• Sandwich Generation

Who are they?

The Boomers were born between 1946 and 1964, which would put them between 53 and 71 in 2017. Obviously the whole generation isn’t part of the 65+ market, but they are quickly approaching. The Boomers were born when the military men made it home alive from WWII because many put off planning their families until after the war. They were born into a world that was a little smaller and more connected.

As of 2015, Boomers are officially no longer the largest generation coming in at 74.9 million as compared to the 75.4 million Millennials, the largest. It is projected that by the middle of the century, the Boomers’ numbers will dwindle to a mere 16.6 million.

What are their characteristics?

Boomers are often referred to as the “me” generation. They grew up with the mindset of “Be Here Now.” They highly value individualization, self-expression, optimism, and overall happiness (think: the 70’s). They are stubborn, and many define themselves by their careers which has turned a lot into workaholics. This can be because many grew up with very little or with stringent parents that had lived through The Great Depression.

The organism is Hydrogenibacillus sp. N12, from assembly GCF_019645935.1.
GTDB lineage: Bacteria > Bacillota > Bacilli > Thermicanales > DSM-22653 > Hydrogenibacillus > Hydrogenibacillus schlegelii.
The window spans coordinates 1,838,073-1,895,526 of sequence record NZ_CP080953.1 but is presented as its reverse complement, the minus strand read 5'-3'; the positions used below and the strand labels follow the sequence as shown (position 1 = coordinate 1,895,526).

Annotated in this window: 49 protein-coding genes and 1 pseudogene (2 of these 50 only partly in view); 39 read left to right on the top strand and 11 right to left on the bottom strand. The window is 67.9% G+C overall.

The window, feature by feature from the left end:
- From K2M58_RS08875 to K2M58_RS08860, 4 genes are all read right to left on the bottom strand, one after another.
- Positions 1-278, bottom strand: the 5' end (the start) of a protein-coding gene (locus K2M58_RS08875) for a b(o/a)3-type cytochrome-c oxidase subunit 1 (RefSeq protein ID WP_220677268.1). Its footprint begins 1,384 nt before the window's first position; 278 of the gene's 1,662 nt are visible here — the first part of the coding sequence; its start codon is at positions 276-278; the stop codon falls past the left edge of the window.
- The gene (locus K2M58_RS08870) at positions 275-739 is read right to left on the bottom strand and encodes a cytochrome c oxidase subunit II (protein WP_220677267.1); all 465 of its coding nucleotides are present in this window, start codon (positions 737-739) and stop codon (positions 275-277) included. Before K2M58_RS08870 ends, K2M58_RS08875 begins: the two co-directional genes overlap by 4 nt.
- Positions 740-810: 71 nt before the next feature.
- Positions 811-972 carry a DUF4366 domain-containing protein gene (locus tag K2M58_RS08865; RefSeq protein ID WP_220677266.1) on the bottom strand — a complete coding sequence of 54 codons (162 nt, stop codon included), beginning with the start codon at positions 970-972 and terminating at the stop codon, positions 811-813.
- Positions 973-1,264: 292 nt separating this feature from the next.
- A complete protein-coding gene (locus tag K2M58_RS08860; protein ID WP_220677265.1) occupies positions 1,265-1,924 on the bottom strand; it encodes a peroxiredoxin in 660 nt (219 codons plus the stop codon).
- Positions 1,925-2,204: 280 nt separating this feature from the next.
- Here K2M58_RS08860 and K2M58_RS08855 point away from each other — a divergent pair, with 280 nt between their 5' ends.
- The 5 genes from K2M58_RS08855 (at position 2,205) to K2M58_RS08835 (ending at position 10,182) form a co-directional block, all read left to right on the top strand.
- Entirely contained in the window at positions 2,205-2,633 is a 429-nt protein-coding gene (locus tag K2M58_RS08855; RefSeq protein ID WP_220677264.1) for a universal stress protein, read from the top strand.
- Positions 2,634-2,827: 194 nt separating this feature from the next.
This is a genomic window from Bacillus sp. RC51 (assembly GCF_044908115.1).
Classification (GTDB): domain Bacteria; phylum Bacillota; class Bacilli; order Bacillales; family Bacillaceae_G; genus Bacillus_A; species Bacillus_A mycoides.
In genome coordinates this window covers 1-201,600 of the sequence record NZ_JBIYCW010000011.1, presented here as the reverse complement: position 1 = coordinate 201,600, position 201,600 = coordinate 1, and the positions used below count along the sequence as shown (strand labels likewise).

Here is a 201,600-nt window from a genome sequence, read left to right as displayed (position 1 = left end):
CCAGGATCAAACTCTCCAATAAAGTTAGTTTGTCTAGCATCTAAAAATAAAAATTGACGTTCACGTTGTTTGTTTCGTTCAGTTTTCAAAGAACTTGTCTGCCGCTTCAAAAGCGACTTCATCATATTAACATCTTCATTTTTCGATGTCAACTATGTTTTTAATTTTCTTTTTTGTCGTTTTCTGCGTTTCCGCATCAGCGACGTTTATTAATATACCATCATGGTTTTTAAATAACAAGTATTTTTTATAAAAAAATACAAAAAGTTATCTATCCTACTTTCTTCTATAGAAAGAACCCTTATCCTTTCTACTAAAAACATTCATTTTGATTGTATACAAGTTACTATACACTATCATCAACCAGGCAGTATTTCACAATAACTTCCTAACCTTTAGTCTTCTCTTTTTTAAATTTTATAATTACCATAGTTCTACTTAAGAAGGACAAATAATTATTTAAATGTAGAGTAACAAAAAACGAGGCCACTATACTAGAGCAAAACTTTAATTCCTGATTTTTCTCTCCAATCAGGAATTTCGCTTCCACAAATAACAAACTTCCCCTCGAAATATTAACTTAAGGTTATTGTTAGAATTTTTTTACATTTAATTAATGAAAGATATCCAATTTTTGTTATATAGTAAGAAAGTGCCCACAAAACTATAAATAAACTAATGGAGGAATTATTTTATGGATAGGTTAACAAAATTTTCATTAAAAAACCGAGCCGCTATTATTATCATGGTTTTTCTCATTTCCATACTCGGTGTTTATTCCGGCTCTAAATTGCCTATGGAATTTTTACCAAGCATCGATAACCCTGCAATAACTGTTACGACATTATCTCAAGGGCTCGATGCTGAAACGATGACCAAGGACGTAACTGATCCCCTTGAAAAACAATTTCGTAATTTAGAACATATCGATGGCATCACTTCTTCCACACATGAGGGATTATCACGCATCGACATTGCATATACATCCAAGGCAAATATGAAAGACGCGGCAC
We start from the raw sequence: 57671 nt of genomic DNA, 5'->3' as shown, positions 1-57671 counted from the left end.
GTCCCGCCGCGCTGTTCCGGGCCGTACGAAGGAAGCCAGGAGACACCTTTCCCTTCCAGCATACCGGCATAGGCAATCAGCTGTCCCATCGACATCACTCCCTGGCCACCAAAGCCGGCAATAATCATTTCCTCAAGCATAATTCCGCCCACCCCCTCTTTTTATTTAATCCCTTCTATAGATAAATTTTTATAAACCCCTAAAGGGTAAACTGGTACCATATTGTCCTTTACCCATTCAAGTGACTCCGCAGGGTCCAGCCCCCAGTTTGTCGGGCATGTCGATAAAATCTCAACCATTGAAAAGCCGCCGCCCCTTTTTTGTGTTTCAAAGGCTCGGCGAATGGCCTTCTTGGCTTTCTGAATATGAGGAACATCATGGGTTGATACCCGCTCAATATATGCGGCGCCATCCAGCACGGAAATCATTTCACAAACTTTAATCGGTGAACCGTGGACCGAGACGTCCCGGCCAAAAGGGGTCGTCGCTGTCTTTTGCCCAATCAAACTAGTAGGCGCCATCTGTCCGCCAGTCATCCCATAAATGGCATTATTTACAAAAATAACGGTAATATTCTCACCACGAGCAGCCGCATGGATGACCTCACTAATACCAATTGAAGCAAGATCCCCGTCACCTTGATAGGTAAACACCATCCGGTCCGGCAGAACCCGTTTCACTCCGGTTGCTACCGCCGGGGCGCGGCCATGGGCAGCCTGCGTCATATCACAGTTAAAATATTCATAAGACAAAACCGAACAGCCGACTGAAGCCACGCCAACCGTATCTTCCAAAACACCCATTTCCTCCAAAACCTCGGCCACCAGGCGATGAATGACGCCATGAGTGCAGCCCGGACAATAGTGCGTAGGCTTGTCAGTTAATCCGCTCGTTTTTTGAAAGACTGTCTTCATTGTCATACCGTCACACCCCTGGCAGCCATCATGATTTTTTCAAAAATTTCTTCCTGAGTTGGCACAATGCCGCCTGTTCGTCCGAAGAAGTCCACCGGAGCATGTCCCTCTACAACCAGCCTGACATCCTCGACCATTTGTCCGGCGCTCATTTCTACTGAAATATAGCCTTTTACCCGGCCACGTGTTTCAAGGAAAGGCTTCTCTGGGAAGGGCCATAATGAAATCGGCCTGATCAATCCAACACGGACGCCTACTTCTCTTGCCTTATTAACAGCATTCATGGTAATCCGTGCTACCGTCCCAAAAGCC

Like the generations ahead of them, they too are worried about their health and the future. Many didn’t plan for retirement well and are in fact still working. Pew Research found in May of 2016 that 18.8% of Americans, or 9 million people, 65+ (the majority of which are Boomers) continue to be employed full- or part-time. But for many, retirement is on the horizon, and by 2030 all Boomers will have reached retirement age.

It’s also important to note that the Boomers are also referred to as the “Sandwich Generation.” What this means is that they’re not only caring for their children but also their parents since longevity has skyrocketed in the last decades. This is one of the main reasons Boomers continue to work well past retirement age.